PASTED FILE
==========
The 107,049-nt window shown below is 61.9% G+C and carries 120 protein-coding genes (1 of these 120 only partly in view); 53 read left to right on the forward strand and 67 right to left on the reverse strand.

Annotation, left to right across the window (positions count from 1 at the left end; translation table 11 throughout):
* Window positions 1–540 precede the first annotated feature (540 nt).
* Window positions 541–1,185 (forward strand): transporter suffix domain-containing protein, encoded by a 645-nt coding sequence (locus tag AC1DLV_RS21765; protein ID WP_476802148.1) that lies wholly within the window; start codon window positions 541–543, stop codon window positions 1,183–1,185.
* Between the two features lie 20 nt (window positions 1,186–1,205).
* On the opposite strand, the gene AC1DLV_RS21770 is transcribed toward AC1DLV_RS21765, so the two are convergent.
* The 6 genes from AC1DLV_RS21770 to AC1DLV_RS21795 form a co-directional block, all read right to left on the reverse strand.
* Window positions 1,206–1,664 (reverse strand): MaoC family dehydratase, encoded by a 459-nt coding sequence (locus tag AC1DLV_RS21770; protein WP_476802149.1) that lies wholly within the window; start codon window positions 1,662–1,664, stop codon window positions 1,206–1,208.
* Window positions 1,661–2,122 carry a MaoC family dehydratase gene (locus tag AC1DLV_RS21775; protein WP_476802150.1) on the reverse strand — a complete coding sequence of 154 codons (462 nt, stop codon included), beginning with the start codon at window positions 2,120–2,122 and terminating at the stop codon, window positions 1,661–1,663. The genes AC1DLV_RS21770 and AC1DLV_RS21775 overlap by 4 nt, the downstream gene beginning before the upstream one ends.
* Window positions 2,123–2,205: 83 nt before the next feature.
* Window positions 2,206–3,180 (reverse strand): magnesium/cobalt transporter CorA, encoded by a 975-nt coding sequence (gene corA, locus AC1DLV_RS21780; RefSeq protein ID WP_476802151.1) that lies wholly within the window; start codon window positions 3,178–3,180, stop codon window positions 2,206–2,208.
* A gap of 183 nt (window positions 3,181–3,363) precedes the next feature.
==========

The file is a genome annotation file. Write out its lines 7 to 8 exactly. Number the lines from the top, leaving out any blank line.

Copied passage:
* The 6 genes from AC1DLV_RS21770 to AC1DLV_RS21795 form a co-directional block, all read right to left on the reverse strand.
* Window positions 1,206–1,664 (reverse strand): MaoC family dehydratase, encoded by a 459-nt coding sequence (locus tag AC1DLV_RS21770; protein WP_476802149.1) that lies wholly within the window; start codon window positions 1,662–1,664, stop codon window positions 1,206–1,208.